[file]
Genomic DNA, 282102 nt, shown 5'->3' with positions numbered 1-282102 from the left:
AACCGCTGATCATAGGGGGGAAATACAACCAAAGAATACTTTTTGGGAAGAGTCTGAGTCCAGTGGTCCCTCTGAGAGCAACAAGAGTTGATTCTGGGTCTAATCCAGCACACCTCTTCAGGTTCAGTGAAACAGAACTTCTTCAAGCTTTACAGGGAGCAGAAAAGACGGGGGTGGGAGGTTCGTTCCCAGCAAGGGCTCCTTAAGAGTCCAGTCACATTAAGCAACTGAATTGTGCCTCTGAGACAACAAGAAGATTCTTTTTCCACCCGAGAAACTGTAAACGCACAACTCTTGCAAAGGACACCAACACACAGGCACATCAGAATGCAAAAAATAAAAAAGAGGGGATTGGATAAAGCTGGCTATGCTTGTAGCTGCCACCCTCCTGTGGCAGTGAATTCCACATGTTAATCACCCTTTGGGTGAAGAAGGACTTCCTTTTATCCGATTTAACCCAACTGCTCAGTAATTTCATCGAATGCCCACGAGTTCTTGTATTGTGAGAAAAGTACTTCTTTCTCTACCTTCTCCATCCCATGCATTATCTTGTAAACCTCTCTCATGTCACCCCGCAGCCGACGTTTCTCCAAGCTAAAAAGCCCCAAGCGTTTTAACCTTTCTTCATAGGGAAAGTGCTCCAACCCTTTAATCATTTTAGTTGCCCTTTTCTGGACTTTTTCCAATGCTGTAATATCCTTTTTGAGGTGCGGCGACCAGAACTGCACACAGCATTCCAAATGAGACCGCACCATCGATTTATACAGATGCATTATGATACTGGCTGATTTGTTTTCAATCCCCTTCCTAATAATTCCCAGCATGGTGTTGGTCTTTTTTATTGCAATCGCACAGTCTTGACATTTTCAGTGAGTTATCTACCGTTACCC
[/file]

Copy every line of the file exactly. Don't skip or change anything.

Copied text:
Genomic DNA, 282102 nt, shown 5'->3' with positions numbered 1-282102 from the left:
AACCGCTGATCATAGGGGGGAAATACAACCAAAGAATACTTTTTGGGAAGAGTCTGAGTCCAGTGGTCCCTCTGAGAGCAACAAGAGTTGATTCTGGGTCTAATCCAGCACACCTCTTCAGGTTCAGTGAAACAGAACTTCTTCAAGCTTTACAGGGAGCAGAAAAGACGGGGGTGGGAGGTTCGTTCCCAGCAAGGGCTCCTTAAGAGTCCAGTCACATTAAGCAACTGAATTGTGCCTCTGAGACAACAAGAAGATTCTTTTTCCACCCGAGAAACTGTAAACGCACAACTCTTGCAAAGGACACCAACACACAGGCACATCAGAATGCAAAAAATAAAAAAGAGGGGATTGGATAAAGCTGGCTATGCTTGTAGCTGCCACCCTCCTGTGGCAGTGAATTCCACATGTTAATCACCCTTTGGGTGAAGAAGGACTTCCTTTTATCCGATTTAACCCAACTGCTCAGTAATTTCATCGAATGCCCACGAGTTCTTGTATTGTGAGAAAAGTACTTCTTTCTCTACCTTCTCCATCCCATGCATTATCTTGTAAACCTCTCTCATGTCACCCCGCAGCCGACGTTTCTCCAAGCTAAAAAGCCCCAAGCGTTTTAACCTTTCTTCATAGGGAAAGTGCTCCAACCCTTTAATCATTTTAGTTGCCCTTTTCTGGACTTTTTCCAATGCTGTAATATCCTTTTTGAGGTGCGGCGACCAGAACTGCACACAGCATTCCAAATGAGACCGCACCATCGATTTATACAGATGCATTATGATACTGGCTGATTTGTTTTCAATCCCCTTCCTAATAATTCCCAGCATGGTGTTGGTCTTTTTTATTGCAATCGCACAGTCTTGACATTTTCAGTGAGTTATCTACCGTTACCC